E-Commerce & The Social Graph
The social graph . . . the silver bullet for all things previously haven’t worked online. Seems like for the last 3 month, everyone has been recycling dot-bomb ideas, adding a “social graph” angle . . . and calling it the next great thing. Here is the deal. . social graph will ultimately be an important part of the formula for building the next great web application BUT its not a panacea for an idea that never worked in the first place. Understanding user behavior and context will still be the fundamental first step to creating the next killer app.
Buried in the various posts of the week, is this little gem on Venture Beat on eBay’s experiments with merging the social graph and e-commerce that anyone (entrepreneurs, pm’s etc) experimenting with the social graph need to take note.
What eBay has discovered. . . (and BTW Facebook learned the same thing too from Beacon) is that social recommendation does not spur an impulse purchase from another user. Extrapolating even more broadly, social recommendations do not cause a passive user to become an active user. One area where this data point could help predict success is in the display advertising targeting technology. Social graph based display advertising targeting companies (too many to mention) will not have the success that many think they will . . . display is still a passive medium . . . it will never be like search an active medium.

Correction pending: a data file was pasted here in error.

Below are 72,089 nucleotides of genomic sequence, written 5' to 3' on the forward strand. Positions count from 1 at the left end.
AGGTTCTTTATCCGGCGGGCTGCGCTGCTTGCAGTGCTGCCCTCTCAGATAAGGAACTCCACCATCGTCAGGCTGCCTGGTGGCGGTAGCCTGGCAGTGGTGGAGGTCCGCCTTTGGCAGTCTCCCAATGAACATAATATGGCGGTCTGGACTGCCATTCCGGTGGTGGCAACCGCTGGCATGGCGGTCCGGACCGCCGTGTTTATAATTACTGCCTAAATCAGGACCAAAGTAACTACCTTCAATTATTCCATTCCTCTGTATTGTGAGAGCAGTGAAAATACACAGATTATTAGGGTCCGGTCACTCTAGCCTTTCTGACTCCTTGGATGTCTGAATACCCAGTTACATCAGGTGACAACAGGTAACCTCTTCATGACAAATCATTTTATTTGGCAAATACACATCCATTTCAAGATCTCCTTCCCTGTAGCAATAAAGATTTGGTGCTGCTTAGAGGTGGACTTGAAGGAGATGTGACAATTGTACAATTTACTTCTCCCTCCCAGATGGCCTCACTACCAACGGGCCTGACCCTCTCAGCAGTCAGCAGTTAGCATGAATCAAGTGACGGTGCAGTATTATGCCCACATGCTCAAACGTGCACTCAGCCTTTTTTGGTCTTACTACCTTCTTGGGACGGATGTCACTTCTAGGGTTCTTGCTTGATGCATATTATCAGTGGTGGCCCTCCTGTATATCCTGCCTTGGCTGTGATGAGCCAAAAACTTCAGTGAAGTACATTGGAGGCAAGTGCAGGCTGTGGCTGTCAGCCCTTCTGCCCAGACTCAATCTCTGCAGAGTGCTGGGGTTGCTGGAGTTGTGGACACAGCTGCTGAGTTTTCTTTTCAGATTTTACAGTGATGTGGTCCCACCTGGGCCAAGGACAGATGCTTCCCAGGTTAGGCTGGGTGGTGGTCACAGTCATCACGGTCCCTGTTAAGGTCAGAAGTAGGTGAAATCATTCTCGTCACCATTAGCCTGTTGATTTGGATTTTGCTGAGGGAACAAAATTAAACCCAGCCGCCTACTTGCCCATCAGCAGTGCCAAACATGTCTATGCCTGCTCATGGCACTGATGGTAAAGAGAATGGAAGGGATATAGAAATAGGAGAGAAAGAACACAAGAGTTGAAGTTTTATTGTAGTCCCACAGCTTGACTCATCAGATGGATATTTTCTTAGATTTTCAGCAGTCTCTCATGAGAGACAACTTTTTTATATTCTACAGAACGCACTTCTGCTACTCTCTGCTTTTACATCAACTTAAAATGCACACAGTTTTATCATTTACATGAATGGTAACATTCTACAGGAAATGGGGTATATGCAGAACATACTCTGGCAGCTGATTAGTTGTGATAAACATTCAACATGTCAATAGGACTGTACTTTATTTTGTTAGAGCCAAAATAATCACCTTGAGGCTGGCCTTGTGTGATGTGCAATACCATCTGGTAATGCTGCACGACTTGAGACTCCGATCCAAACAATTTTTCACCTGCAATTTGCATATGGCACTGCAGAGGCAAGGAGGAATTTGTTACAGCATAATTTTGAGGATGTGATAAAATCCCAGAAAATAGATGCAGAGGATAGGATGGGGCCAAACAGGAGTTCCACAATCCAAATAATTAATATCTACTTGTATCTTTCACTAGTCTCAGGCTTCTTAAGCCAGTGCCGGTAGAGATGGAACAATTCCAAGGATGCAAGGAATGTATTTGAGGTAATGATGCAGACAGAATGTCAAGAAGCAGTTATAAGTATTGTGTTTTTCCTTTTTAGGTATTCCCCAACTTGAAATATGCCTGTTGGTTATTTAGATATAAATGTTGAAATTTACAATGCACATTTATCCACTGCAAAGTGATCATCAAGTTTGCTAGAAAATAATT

But is it true that “people want to keep social and commerce activities separate”? That is part I think eBay had it wrong. Its too broad of a hypothesis.
I believe where social graph will have the largest impact is when users are already taking an pro-active stance (for example, all kinds of “search” like activities) and the social graph based recommendations and applets can act as a catalyst to improve conversion. For example, Amazon’s recommendation system generates between 10-20% of its e-commerce revenue (based on common research analyst estimates) so in that context, when an user is already take a proactive action, recommendations can be very valuable. Social Graph applications is just another method for segmenting like-minded users . . . collaborative filtering gets to the same end just through a different mean (ie from actual purchase behavior) . . . so anything that improves the targeting and relevancy of recommendation would in theory improve conversion (and prove valuable) to the end user.
I, as a user, don’t necessarily need to know that Joe, my best friend, just bought a pair of Ted Bakers 2 seconds ago. What I do care about is when I eventually need to buy a pair of shoes, you remember to show me a couple pairs of Ted Bakers that I might like. Simple, certainly not ground breaking (. . . hell, collaborative filtering could already be far more relevant than social graph based recommendations . . . ) but doesn’t mean social graph could not be a small but important part of the inevitable march towards the next generation of web applications.